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Witness Statement: Ali Kantoori

27. One of the worst things was when they beat my friends in front of me. They beat the persons with whom I had worked side-by-side, without expecting anything in return. People alongside whom I had fought for what I believed. People who I respected. That was the worst thing. They would put me next to one of my friends, and they would beat him. I was not blindfolded; I could see. I would ask, “Why have you brought me here?” They would say, “He is not talking.” The thing that bothered me the most was psychological pressure, not physical beatings. Even now, talking to you, I feel pain in my head.

28. Beatings, long interrogations, humiliation of prisoners, harassing families when they come to visit, solitary confinement and blindfolds: these are among the difficulties one faces in prison.

29. During those twenty five days, I was interrogated and then returned to my cell in solitary confinement. When I was under a lot of pressure in Ward 209, they got my signature for the accusations. In other words, they got an “okay” from me. But since the Ministry of Intelligence does not have judicial powers, confessions have to be made in a court.

30. After twenty five days, I was taken to a two-person cell [in early March 2008]. They didn’t tell me why they took me out of solitary confinement, but when I came out they told me that they had let me out due to their kindness. After that I was transferred to another solitary cell but there were two persons in the cell. I was there for two months. Two times my cellmates changed during that time.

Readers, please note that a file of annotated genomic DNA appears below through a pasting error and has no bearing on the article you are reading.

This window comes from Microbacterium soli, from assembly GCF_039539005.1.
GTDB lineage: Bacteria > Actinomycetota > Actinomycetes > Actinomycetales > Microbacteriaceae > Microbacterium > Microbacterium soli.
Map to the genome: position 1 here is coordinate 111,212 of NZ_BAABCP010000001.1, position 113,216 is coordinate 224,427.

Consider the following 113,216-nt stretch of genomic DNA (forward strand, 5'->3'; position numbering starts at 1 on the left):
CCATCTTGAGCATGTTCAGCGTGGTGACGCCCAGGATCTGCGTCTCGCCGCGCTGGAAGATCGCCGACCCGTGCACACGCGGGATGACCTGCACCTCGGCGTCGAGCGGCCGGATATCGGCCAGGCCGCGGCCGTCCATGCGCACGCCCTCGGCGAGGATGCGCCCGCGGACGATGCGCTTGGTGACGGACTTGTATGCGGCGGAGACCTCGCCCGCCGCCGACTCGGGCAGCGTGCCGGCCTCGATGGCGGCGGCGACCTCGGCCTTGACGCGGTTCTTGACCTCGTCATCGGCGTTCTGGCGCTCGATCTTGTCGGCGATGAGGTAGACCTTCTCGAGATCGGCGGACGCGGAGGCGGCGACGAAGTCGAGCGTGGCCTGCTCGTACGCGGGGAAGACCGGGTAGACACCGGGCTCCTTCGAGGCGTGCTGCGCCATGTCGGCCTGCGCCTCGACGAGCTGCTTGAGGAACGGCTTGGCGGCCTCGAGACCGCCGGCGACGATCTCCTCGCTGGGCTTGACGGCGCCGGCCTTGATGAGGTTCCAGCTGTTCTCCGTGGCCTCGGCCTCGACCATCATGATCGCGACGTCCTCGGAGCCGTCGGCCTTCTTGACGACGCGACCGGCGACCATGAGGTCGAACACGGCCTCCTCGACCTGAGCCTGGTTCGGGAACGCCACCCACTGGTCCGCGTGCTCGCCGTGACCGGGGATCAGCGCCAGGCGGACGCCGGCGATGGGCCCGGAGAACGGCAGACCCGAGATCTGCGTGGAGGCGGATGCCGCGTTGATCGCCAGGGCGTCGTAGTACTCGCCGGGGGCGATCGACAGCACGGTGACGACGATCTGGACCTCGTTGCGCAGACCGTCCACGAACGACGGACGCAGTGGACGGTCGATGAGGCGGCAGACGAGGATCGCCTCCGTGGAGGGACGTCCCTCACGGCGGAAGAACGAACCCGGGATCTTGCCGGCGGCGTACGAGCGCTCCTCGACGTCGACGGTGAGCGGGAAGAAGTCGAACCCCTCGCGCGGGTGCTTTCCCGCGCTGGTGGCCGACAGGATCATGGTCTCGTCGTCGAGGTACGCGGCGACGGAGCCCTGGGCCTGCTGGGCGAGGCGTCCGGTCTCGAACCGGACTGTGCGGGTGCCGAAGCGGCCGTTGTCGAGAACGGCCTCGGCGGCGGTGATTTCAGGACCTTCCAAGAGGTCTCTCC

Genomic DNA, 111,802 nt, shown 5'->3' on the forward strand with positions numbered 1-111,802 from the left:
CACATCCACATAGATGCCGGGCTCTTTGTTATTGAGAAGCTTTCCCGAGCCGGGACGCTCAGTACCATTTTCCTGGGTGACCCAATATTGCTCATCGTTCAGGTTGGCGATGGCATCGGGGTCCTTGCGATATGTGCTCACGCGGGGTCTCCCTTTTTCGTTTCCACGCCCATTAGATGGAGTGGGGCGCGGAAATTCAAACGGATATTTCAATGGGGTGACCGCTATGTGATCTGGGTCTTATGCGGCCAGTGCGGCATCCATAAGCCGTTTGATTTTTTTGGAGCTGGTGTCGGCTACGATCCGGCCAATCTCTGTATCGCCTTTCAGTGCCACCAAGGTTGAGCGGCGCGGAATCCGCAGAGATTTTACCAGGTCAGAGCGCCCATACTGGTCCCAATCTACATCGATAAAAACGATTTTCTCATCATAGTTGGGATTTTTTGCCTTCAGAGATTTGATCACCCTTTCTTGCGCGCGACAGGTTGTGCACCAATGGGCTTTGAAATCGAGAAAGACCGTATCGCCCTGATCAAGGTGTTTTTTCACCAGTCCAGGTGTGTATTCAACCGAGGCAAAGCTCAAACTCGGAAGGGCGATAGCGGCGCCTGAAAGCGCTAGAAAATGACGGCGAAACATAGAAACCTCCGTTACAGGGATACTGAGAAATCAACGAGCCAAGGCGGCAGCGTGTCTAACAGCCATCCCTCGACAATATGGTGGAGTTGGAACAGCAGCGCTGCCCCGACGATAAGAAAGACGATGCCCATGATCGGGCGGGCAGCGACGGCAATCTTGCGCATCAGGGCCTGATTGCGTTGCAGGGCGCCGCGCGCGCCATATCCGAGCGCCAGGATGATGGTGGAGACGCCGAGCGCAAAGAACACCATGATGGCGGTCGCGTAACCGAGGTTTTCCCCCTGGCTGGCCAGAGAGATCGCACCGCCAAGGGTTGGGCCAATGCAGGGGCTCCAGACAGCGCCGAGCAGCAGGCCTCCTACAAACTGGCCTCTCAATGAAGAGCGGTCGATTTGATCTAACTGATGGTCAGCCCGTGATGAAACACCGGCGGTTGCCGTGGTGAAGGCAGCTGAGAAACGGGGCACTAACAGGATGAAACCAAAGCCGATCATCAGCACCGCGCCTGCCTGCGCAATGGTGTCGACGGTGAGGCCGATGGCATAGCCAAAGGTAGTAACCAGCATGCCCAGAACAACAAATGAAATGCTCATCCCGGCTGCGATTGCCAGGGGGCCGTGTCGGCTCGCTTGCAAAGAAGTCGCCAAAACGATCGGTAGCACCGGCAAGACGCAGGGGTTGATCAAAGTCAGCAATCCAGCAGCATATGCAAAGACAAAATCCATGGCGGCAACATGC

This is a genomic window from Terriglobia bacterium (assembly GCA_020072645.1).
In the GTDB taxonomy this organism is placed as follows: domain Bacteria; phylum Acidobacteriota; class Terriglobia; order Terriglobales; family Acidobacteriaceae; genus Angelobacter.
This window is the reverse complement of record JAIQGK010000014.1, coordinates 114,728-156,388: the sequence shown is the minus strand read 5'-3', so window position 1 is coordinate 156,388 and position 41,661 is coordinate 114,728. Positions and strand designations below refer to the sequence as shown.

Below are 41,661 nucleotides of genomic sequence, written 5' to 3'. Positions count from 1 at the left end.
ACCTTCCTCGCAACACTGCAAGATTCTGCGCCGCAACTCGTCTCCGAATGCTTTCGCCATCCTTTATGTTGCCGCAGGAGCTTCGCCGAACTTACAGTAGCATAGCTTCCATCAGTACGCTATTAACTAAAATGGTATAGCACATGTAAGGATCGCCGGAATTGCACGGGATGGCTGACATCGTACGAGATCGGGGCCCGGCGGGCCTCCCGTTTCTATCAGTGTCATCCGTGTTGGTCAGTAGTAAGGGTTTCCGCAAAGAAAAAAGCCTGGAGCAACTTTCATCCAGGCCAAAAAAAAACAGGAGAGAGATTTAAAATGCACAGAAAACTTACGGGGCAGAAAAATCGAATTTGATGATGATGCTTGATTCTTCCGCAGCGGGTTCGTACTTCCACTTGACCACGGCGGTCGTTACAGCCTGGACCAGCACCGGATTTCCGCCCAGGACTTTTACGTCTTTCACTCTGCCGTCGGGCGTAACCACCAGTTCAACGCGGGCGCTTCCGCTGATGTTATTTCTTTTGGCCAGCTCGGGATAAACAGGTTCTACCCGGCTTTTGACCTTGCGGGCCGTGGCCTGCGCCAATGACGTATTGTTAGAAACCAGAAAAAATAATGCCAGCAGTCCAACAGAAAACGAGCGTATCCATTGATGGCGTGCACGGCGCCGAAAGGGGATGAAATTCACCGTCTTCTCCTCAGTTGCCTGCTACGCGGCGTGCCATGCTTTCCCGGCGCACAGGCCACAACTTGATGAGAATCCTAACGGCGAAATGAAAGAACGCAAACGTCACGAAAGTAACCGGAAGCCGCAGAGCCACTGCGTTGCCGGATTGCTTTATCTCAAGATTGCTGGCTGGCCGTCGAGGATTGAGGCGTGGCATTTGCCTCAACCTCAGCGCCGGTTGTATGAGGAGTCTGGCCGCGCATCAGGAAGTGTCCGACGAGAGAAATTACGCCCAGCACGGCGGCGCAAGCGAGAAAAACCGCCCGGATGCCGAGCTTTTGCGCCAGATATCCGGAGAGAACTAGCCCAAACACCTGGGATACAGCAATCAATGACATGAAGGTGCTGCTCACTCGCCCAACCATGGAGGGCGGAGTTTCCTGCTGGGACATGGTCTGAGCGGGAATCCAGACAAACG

Transfer to Ghezel Hesar

 

31. I was transferred to Ghezel Hesar Prison two or three days before Nowruz. After arrival, I was quarantined for two days. After the quarantine, I went to Andarzgah2 number 3, hall 5. There were twenty eight rooms there, each about 6 meters square. There were about ten people in each room.

32. The interrogations did not change and continued as before there. I went through three harsh interrogations there. They were pressuring me so I would accept the charges. That would enable them to justify the sentence they were going to give me. Therefore, I strongly resisted accepting the charges. The interrogator’s pre-condition was that I accept their accusations. He said that if I accepted the charges, I would be able to join my family for Nowruz and if not, I would be sent somewhere where I’d learn a lesson. At that time, I did not know what they wanted to do with me. Nonetheless, I strongly rejected all the charges they brought against me.

2 Literally translated, Andarzgah means “a place for guidance.” It is a name given to some prison wards in Iran.

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Imprisonment, Torture, Inhuman and Degrading Treatment, Punishment, Personal Liberty, Arbitrary Detention, Illegal Search and Seizure, Witness Statements